Right now, it seems to me that bike thieves have got it way too easy. I mean, how is it that one can steal a bicycle and within minutes have it stripped into parts that even the bike’s manufacturer itself could not identify as coming from that same bicycle?
Then, with very little difficulty, these parts can be sold onto unsuspecting buyers at competitive prices through outlets that have no interest in verifying that they are legit. Yes, all bike frames have their own identification, but it’s rarely more than a serial number that can be filed off and made entirely illegible within seconds.
What we have is a market that works well for both the opportunist thief and the buyer with loose morals. Many of the deals will never take place in face to face circumstances — parts will be posted, while entire bikes can be couriered.
Stopping or even slowing this trade is set to be a mammoth task, but surely one that is not impossible.Take a look across to the world of motorbike thefts and many parallels can be drawn, yet it seems manufacturers have taken further steps to prevent such crime and have worked to try and sabotage the values of stolen bikes and components.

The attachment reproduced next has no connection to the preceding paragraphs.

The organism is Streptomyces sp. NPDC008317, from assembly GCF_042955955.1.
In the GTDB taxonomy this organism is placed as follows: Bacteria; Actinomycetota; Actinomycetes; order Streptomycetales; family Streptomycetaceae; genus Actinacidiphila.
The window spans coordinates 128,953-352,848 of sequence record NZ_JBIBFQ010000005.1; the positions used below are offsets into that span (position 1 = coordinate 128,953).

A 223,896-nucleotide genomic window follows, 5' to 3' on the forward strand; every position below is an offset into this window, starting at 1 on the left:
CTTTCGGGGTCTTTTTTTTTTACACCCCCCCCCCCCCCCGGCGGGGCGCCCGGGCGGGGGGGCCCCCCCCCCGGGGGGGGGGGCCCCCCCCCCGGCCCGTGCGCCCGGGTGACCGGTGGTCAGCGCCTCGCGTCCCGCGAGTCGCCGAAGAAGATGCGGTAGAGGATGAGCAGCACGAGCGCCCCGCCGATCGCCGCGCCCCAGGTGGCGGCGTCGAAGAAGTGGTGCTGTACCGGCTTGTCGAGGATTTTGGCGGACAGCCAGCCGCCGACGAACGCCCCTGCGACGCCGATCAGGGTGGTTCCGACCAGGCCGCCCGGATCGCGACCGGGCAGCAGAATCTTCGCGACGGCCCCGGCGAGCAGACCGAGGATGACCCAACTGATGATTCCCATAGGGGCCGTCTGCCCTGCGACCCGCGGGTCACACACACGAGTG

BikeRadar’s Editor Paul Douglas was lucky enough to take delivery of a new Ducati Scrambler motorcycle just a few weeks ago and was surprised to find that the entire bike was tagged and etched with its own unique identity through security experts Datatag. It’s something that is present across most of the Scrambler’s major components and despite being very difficult to see is almost impossible to remove.
Should the bike ever be stolen and recovered by the police, then they should be able to quickly identify it, or even some of its components, and thus return whatever possible to its rightful owner.
Similar products from Datatag are already used effectively on bicycles, but we’ve yet to see a manufacturer that has offered this sort of service as standard on new bikes. Perhaps a step such as this could be exactly what is required to slow down this prolific and lucrative underworld.
So then, it’s over to you, what do you think needs to be done in order to make stolen bikes and parts less of an easy trade?
Should the marketplaces hosting the adverts for stolen parts be more vigilant? Should we as buyers also be doing more than just hoping for a legitimate sale? Let us know in the comment box below…